Fortunately in recent years numerous self help books and programs have presented the general public with a more balanced view of power. In “assertiveness training” books and classes a positive understanding of power has been presented and techniques for its effective use have been taught.4
At the same time additional balance has been given to our general understanding of power as the destructiveness of not using power has been explained in detail. “Powerlessness corrupts,” we now better understand, “Impotence corrupts absolutely.”5 The “nice guy” or “nice gal” role ideal, the person who doesn’t express anger, doesn’t fight back and is afraid to rock the boat has been debunked.
Levels of Power. The first step in understanding organizing is to see it as a positive or constructive use of power. In assertiveness training the constructive use of power is called “assertion” or “assertiveness.” “Passiveness” or “non assertiveness” and “aggressiveness” are the terms used to describe destructive or negative responses to situations in which power should be used. The use of these terms partly over-simplifies the realities of power usage. Assertion and aggression are actually two levels of power.6 In a theoretical sense, assertion has been defined as taking a stand against opposition, drawing the line and protecting one’s “territory.” Aggression, on the other hand, means striking out into the territory of the other, which is a stronger level of power.
As levels of power, both assertion and aggression may be positive or negative, depending on the circumstances in which they are used.7 In grassroots organizing, for example, people are generally fighting for rights and services which are rightfully theirs to begin with. They are fighting to take back their neighborhoods and communities. They are fighting for a “fair shake” and a fair share of that which the power elites have taken for themselves. In this context, assertion by the power elites in the form of defending their practices of redlining is a clear a misuse of power. When community people use power to “take back their own territory” by challenging banks to stop redlining their communities, on the other hand, they are using power constructively.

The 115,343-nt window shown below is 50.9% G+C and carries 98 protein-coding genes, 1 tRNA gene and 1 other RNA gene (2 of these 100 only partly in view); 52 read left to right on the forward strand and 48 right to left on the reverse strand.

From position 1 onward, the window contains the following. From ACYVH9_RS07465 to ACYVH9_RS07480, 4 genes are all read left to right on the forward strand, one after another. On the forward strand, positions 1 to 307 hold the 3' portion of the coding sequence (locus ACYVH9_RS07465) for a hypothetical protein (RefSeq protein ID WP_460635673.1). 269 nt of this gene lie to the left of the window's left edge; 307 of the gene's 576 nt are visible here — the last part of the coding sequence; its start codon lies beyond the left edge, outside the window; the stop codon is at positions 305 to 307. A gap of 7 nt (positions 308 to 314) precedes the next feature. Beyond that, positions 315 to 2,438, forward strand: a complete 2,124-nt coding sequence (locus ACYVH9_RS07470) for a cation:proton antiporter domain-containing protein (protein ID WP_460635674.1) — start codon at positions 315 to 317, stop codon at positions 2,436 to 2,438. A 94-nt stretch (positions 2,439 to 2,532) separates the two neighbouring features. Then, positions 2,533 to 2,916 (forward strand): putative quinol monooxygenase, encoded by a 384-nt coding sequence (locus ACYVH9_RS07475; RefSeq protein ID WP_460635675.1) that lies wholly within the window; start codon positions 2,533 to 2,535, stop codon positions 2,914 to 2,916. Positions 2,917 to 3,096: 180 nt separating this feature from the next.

Institutional Change. While assertiveness training information can be used to help people understand the use of power in organizing, organizing takes empowerment a step or two further than most of assertiveness training. While assertiveness training teaches people how to confront other persons (ie. at home, at work and while shopping,) organizing enables persons to confront and change institutions.
In CRA organizing persons confront banks and other financial institutions. These institutions may control large sums of money and represent great concentrations of power. Assertiveness training skills, while helpful, are not adequate for this challenge. Something more is needed. That something more is an organized group, a power base from which to confront the institutional and bureaucratic powers which are practicing redlining and other forms of disinvestment.
In part, organizing goes contrary to American ideals of individualism. We often celebrate the lone hero, the strong person who stands alone and wins the day. this ideal may be especially prevalent in some rural areas where farmers and other small business people are very independent. In another context we idealize those who beat the competition in the “struggle for existence.” The strong survive, we are told, while the weak are weeded out. This view too has had influence in rural areas.